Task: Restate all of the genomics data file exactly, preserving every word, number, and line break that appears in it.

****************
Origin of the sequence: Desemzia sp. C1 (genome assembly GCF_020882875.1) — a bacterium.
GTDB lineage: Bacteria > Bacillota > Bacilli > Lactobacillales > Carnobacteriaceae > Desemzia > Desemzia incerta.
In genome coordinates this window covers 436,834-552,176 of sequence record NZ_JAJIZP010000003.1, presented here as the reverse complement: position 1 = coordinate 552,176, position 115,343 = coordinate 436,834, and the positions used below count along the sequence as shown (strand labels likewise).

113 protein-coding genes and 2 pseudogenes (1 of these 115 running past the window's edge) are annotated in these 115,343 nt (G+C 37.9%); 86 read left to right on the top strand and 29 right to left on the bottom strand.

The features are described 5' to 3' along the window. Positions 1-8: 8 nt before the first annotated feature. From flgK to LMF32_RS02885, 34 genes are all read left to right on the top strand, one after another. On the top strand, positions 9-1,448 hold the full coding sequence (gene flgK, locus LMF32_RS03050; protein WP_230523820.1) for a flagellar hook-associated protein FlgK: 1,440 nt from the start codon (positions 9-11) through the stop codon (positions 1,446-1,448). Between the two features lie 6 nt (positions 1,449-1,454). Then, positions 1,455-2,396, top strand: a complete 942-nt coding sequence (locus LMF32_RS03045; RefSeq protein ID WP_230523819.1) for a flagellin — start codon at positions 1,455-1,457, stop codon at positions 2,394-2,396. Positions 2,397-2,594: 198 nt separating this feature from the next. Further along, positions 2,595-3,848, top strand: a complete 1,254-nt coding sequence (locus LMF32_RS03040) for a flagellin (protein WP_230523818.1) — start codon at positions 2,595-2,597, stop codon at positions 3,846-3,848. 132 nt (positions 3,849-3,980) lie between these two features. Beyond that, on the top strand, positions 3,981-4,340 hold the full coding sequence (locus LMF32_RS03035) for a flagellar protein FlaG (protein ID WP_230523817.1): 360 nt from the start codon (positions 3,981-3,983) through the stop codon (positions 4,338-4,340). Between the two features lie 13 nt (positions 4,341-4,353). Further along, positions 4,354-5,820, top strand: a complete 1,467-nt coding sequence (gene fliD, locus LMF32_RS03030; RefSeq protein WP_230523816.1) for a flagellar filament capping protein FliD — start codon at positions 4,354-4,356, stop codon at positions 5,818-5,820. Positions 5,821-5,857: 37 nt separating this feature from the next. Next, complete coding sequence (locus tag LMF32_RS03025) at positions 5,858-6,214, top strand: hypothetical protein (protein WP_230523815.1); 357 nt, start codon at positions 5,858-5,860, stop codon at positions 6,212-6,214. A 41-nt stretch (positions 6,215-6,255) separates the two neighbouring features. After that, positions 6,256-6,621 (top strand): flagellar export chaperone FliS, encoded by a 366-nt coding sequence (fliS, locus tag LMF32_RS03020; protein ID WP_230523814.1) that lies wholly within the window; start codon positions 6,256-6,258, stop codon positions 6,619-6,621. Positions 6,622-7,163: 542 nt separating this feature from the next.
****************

Origin of the sequence: Desemzia sp. C1 (genome assembly GCF_020882875.1) — a bacterium.
GTDB lineage: Bacteria > Bacillota > Bacilli > Lactobacillales > Carnobacteriaceae > Desemzia > Desemzia incerta.
In genome coordinates this window covers 436,834-552,176 of sequence record NZ_JAJIZP010000003.1, presented here as the reverse complement: position 1 = coordinate 552,176, position 115,343 = coordinate 436,834, and the positions used below count along the sequence as shown (strand labels likewise).

113 protein-coding genes and 2 pseudogenes (1 of these 115 running past the window's edge) are annotated in these 115,343 nt (G+C 37.9%); 86 read left to right on the top strand and 29 right to left on the bottom strand.

The features are described 5' to 3' along the window. Positions 1-8: 8 nt before the first annotated feature. From flgK to LMF32_RS02885, 34 genes are all read left to right on the top strand, one after another. On the top strand, positions 9-1,448 hold the full coding sequence (gene flgK, locus LMF32_RS03050; protein WP_230523820.1) for a flagellar hook-associated protein FlgK: 1,440 nt from the start codon (positions 9-11) through the stop codon (positions 1,446-1,448). Between the two features lie 6 nt (positions 1,449-1,454). Then, positions 1,455-2,396, top strand: a complete 942-nt coding sequence (locus LMF32_RS03045; RefSeq protein ID WP_230523819.1) for a flagellin — start codon at positions 1,455-1,457, stop codon at positions 2,394-2,396. Positions 2,397-2,594: 198 nt separating this feature from the next. Further along, positions 2,595-3,848, top strand: a complete 1,254-nt coding sequence (locus LMF32_RS03040) for a flagellin (protein WP_230523818.1) — start codon at positions 2,595-2,597, stop codon at positions 3,846-3,848. 132 nt (positions 3,849-3,980) lie between these two features. Beyond that, on the top strand, positions 3,981-4,340 hold the full coding sequence (locus LMF32_RS03035) for a flagellar protein FlaG (protein ID WP_230523817.1): 360 nt from the start codon (positions 3,981-3,983) through the stop codon (positions 4,338-4,340). Between the two features lie 13 nt (positions 4,341-4,353). Further along, positions 4,354-5,820, top strand: a complete 1,467-nt coding sequence (gene fliD, locus LMF32_RS03030; RefSeq protein WP_230523816.1) for a flagellar filament capping protein FliD — start codon at positions 4,354-4,356, stop codon at positions 5,818-5,820. Positions 5,821-5,857: 37 nt separating this feature from the next. Next, complete coding sequence (locus tag LMF32_RS03025) at positions 5,858-6,214, top strand: hypothetical protein (protein WP_230523815.1); 357 nt, start codon at positions 5,858-5,860, stop codon at positions 6,212-6,214. A 41-nt stretch (positions 6,215-6,255) separates the two neighbouring features. After that, positions 6,256-6,621 (top strand): flagellar export chaperone FliS, encoded by a 366-nt coding sequence (fliS, locus tag LMF32_RS03020; protein ID WP_230523814.1) that lies wholly within the window; start codon positions 6,256-6,258, stop codon positions 6,619-6,621. Positions 6,622-7,163: 542 nt separating this feature from the next.